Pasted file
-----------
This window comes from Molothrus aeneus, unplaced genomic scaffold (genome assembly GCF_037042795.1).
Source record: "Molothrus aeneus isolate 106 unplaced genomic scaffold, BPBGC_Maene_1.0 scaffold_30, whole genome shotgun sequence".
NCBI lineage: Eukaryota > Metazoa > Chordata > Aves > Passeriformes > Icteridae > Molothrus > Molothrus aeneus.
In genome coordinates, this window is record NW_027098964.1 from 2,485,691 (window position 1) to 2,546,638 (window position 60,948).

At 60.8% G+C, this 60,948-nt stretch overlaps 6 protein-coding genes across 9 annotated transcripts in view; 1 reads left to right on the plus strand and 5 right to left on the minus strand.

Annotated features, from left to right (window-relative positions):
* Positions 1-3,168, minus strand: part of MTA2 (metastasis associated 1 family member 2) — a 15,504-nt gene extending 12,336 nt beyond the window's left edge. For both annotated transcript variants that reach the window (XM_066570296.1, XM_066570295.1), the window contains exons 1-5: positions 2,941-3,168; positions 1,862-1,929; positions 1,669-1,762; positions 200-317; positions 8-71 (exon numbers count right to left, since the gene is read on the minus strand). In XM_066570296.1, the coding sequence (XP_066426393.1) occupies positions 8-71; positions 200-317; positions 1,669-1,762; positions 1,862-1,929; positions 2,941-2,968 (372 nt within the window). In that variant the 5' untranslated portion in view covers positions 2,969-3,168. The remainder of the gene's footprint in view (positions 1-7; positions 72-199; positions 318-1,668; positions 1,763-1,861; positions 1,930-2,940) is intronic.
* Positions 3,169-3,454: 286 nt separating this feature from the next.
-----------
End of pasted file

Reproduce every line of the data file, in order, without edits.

This window comes from Molothrus aeneus, unplaced genomic scaffold (genome assembly GCF_037042795.1).
Source record: "Molothrus aeneus isolate 106 unplaced genomic scaffold, BPBGC_Maene_1.0 scaffold_30, whole genome shotgun sequence".
NCBI lineage: Eukaryota > Metazoa > Chordata > Aves > Passeriformes > Icteridae > Molothrus > Molothrus aeneus.
In genome coordinates, this window is record NW_027098964.1 from 2,485,691 (window position 1) to 2,546,638 (window position 60,948).

At 60.8% G+C, this 60,948-nt stretch overlaps 6 protein-coding genes across 9 annotated transcripts in view; 1 reads left to right on the plus strand and 5 right to left on the minus strand.

Annotated features, from left to right (window-relative positions):
* Positions 1-3,168, minus strand: part of MTA2 (metastasis associated 1 family member 2) — a 15,504-nt gene extending 12,336 nt beyond the window's left edge. For both annotated transcript variants that reach the window (XM_066570296.1, XM_066570295.1), the window contains exons 1-5: positions 2,941-3,168; positions 1,862-1,929; positions 1,669-1,762; positions 200-317; positions 8-71 (exon numbers count right to left, since the gene is read on the minus strand). In XM_066570296.1, the coding sequence (XP_066426393.1) occupies positions 8-71; positions 200-317; positions 1,669-1,762; positions 1,862-1,929; positions 2,941-2,968 (372 nt within the window). In that variant the 5' untranslated portion in view covers positions 2,969-3,168. The remainder of the gene's footprint in view (positions 1-7; positions 72-199; positions 318-1,668; positions 1,763-1,861; positions 1,930-2,940) is intronic.
* Positions 3,169-3,454: 286 nt separating this feature from the next.